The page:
I invested in a new wildlife telephoto lens for this trip and I was really happy with it! I went with the Sigma 150-600mm 5-6.3 and an adapter for my Sony. It worked great with the Sony focus system and I absolutely loved this lens. Coming in at under $1000, it’s cheaper than getting a Sony lens!
Granted – it’s hard to get used to carrying and operating a telephoto lens, but I was able to get some great shots thanks to this lens!
In addition, I bought a new every day lens by Tamron 28-75mm F2.8. I really wanted something that focused fast and had a low F-stop. So far I’m loving the results – it’s my first Tamron!
I also brought a wide angle lens for landscapes and room photography. I am still using my Canon 10-25mm with an adapter for that. It works fine for now until I have enough to invest in another Tamron lens like this one! Tamron 17-28mm F2.8 .
I adore my Cotton Carrier G3 harness – it’s perfect for a walking safari . It’s easy to quickly pull out of the chest lock and use the camera in one smooth motion. But the best part is that the harness is dispersing the weight properly instead of around your neck only. All straps are adjustable. This is a must for any outdoor photographer; I use it hiking all the time. It also comes with a little rain cover.
Lowepro Whistler Backpack
I normally use a Lowepro Photosport 300 for photo trips; however, with all of this new equipment and bigger lenses, I knew I needed a different and better solution for my photo backpack. I stuck with Lowepro because I really do love their bags. I chose the Lowepro Whistler 350 AWII and it was just the right size to fit everything!
Because I do so much hiking I always look for a bag that is equal parts photography backpack and hiking backpack. From a hiking perspective I always need room for a water bladder, rain gear, first aid kit, and snacks. I also need a really substantial waist-belt for distributing the weight properly. For photography I need to carry a number of lenses tripod, and a couple of camera bodies. It’s a lot to ask of a backpack to be both, but I feel that the Whistler does a good job. I really loved that the tripod fit easily on the outside of the pack (in a number of different configurations) and that you are able to take a water bladder and still protect your equipment from liquids with a waterproof barrier in between the two sections. It also comes with a rain cover.
The Whistler 350 AWII was a great solution for me for wildlife photography when I carry more gear!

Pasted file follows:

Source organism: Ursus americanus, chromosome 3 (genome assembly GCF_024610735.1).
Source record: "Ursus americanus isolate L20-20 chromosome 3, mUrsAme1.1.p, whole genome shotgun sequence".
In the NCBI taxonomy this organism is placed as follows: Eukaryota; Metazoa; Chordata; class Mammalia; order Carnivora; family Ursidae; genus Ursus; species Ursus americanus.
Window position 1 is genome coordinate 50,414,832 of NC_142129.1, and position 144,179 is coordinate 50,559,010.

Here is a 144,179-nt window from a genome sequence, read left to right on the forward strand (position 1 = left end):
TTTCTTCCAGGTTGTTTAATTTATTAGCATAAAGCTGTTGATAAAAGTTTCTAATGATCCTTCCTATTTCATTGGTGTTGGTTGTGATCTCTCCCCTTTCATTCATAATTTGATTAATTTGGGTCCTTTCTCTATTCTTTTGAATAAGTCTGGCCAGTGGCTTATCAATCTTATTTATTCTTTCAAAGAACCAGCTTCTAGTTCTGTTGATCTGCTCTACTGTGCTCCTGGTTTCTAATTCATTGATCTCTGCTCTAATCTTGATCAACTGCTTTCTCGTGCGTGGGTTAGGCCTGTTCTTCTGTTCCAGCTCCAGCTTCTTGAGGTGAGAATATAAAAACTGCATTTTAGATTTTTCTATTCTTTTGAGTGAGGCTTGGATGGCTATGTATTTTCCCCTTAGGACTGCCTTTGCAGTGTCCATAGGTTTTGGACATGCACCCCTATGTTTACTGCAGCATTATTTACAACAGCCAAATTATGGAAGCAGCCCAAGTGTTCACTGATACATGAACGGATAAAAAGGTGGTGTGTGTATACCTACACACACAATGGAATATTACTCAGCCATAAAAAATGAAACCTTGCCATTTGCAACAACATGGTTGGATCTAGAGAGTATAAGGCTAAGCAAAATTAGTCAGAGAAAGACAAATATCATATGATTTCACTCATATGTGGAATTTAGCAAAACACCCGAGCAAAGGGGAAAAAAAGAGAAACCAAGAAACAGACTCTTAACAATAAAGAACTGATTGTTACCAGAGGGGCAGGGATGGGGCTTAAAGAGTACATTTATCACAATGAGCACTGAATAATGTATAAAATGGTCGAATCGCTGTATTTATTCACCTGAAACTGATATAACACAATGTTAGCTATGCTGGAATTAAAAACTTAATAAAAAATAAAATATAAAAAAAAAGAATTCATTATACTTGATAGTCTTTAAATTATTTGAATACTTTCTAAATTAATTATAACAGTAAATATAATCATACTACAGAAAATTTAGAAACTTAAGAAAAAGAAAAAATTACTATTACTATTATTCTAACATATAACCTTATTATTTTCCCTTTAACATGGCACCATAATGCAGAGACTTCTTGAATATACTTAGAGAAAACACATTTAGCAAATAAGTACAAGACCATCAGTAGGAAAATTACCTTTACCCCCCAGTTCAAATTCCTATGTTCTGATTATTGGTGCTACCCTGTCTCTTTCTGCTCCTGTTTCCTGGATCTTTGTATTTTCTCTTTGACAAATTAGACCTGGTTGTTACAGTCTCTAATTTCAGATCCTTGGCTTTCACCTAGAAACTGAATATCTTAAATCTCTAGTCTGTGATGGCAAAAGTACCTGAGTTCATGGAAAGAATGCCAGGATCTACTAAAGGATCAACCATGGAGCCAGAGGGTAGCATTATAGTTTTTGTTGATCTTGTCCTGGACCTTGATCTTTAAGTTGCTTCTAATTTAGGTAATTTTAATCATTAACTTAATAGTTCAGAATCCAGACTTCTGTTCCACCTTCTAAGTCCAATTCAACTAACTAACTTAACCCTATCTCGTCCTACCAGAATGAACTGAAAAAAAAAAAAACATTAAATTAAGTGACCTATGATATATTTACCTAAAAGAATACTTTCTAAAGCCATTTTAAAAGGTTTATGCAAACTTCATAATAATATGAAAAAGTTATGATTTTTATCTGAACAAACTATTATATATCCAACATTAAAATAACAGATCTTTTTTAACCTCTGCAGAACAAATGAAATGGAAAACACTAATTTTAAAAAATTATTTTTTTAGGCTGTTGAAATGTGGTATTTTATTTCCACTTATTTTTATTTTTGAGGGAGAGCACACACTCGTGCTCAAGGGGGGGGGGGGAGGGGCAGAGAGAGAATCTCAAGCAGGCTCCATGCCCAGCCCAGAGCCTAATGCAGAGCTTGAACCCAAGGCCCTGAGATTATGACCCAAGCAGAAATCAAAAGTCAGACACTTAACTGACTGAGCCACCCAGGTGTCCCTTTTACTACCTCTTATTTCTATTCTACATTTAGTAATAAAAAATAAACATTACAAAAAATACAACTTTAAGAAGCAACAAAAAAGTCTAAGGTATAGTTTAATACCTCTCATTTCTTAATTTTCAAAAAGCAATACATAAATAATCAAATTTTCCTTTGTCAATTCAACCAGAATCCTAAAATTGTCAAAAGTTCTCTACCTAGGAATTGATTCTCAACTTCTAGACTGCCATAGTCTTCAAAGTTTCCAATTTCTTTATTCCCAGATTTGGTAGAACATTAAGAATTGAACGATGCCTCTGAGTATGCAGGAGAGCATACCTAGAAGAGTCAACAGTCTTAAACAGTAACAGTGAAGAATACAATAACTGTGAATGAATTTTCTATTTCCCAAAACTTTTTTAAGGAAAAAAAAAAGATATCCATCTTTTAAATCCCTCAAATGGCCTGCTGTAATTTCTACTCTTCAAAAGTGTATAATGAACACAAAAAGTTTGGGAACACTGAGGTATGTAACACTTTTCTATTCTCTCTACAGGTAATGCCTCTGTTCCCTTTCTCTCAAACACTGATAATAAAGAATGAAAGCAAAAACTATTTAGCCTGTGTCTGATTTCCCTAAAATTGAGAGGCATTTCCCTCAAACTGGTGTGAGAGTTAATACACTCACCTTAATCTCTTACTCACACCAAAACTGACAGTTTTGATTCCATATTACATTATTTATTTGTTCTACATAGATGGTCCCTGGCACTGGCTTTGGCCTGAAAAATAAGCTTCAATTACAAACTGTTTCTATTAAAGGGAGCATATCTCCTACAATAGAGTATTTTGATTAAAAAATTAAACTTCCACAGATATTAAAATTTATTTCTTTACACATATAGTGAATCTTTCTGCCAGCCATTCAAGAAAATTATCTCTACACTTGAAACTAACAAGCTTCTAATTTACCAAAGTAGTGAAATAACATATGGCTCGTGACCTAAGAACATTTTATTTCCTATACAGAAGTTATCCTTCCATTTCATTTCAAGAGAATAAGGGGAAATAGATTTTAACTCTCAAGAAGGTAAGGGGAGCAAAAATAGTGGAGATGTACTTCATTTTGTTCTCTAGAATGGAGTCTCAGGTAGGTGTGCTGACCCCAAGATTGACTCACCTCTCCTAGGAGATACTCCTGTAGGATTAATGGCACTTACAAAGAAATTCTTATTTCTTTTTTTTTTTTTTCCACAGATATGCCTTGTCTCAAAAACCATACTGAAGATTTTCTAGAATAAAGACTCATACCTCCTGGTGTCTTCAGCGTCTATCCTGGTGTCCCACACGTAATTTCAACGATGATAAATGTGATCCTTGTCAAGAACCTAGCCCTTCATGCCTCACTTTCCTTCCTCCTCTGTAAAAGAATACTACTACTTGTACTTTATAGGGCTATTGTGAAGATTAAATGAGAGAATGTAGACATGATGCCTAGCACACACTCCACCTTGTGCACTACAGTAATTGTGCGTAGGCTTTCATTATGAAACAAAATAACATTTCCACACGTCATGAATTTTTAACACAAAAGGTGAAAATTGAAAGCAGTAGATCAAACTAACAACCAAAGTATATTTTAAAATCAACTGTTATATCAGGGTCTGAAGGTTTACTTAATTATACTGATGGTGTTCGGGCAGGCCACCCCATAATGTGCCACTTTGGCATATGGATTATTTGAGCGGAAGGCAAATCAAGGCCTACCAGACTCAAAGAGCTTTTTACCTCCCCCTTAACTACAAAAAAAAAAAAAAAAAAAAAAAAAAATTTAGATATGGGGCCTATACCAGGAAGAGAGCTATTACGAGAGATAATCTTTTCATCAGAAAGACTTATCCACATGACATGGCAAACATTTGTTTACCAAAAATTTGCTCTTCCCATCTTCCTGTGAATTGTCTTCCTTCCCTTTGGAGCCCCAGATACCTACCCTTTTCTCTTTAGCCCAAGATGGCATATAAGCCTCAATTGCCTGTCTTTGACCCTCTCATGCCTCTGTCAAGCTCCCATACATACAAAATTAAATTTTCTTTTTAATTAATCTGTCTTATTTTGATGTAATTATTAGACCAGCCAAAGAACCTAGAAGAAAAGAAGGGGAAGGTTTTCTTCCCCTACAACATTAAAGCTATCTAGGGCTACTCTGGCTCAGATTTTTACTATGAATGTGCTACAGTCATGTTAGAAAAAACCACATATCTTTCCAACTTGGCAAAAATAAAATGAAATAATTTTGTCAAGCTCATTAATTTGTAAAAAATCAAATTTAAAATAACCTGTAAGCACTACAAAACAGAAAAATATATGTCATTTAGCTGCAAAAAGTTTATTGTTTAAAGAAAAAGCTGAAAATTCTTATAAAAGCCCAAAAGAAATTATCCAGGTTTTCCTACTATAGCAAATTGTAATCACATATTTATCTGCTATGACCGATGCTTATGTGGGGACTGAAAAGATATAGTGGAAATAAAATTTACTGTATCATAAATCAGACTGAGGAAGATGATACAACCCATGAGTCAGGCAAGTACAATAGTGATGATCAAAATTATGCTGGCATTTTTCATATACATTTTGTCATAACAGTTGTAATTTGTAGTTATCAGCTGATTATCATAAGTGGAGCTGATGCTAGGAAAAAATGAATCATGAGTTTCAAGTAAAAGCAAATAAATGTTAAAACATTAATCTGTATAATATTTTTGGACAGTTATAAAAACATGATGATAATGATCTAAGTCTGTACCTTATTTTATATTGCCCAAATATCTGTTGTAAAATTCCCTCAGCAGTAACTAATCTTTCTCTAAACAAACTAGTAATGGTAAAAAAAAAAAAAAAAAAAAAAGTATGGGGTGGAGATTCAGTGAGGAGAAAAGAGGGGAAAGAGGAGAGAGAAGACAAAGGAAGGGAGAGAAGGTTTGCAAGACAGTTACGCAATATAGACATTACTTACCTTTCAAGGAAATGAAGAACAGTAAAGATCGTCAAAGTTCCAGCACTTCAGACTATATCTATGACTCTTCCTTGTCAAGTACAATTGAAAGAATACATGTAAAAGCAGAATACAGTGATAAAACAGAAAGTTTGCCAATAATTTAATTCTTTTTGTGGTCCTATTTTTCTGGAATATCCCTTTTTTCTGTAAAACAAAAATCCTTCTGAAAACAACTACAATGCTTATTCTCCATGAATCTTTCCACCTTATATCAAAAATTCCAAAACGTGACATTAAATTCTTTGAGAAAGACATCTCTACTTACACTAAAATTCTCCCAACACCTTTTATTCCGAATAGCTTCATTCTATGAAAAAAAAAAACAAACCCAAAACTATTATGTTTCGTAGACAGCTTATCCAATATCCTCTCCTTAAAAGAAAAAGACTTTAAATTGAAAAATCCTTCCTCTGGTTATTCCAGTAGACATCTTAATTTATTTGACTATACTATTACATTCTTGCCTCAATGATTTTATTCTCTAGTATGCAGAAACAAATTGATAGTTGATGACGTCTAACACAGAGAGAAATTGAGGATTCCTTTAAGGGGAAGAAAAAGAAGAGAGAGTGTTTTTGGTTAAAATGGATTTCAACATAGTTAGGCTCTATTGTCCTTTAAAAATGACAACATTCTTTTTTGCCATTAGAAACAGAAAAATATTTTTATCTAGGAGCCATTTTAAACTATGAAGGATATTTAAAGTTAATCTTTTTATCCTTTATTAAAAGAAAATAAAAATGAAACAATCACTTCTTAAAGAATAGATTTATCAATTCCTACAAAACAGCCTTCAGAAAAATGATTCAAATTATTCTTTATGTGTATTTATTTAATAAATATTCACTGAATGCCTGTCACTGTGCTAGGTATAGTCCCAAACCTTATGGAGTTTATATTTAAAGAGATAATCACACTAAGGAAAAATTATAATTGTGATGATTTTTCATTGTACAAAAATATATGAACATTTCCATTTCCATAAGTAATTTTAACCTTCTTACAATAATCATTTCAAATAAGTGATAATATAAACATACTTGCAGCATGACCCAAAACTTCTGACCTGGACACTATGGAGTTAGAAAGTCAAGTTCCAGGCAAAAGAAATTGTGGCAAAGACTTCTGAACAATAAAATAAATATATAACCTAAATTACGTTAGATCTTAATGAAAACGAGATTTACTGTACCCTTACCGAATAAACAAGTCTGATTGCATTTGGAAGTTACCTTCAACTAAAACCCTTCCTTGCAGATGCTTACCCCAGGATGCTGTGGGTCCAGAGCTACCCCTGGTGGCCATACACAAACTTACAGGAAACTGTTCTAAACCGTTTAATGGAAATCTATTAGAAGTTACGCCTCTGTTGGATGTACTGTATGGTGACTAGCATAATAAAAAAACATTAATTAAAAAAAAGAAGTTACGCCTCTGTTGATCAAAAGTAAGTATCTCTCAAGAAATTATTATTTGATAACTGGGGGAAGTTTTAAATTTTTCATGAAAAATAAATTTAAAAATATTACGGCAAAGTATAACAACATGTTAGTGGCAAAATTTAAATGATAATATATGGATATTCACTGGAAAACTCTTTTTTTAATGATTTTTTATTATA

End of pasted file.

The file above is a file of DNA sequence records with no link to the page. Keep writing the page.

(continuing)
When you are in the safari environment, the amount of dust surrounding you is incredible! I used LensCoat lenscovers to protect my new lenses from the elements. Lenses are a big investment so you want to protect them as much as you can from the dust, water, and sand. In addition, LensCoat comes in various camo designs so that you can shoot in any season and also camouflage yourself better when trying to go unnoticed by the wildlife.
LensCoat LensCovers LensCoat® lens covers offers your valuable equipment some protection from scrapes and bumps, preserving its resale value. It also help break up the shape of your lens, making it less noticeable to wildlife.
Lenscoat covers practically any lens you have. Just go to the website and look for your lenses and choose a design.
I also took my LensCoat RainCoat too in case we were caught in a rainstorm. It’s small to pack in your backpack and worth it if it means protecting your expensive gear! This also comes in various sizes and configurations depending on your telephoto lens.
LensCoat also makes a LensSack product which provides a non-slip support platform stabilizing your gear on any surface. This is how I could stably shoot out of the vehicle by creating a surface to safely rest my camera on the car. When shooting with a big telephoto lens, this really is a must.
In addition, it’s easy to travel with because when it’s empty you can fold it up really small and then you can fill it with sand, dirt, rice, or birdseed to give it that soft surface. I used rice while on safari.
Before you say “ewwwww”, you should know that I got this picture with my selfie stick with a blue tooth
Christian taught us this else I might not have ever thought of it. He suggests to hang your phone camera over the side of the jeep with a selfie stick so that you can get ground level photos of the animals for a completely different perspective. Make sure you have a selfie stick that has a blue tooth clicker while your phone hangs off the side of the vehicle.
I used this Yoozon one that also can be used as a small tripod
Not only does it look cute, but a Rocket Blaster one of the most important things in my camera bag. Ever found yourself in a dessert sand storm, dusty field, or wind storm while trying to change lenses? Keep your camera sensor clean safely by using this simple air blaster. Plus, it’s small and ‘squishable’ so it easily fits into your camera bag!
Follow my Travels
Thanks to Christian’s tips, his Green Mamba photography vehicle, and my new equipment, I was able to greatly improve my safari photography from my first safari I took 12 years ago.
See for yourself!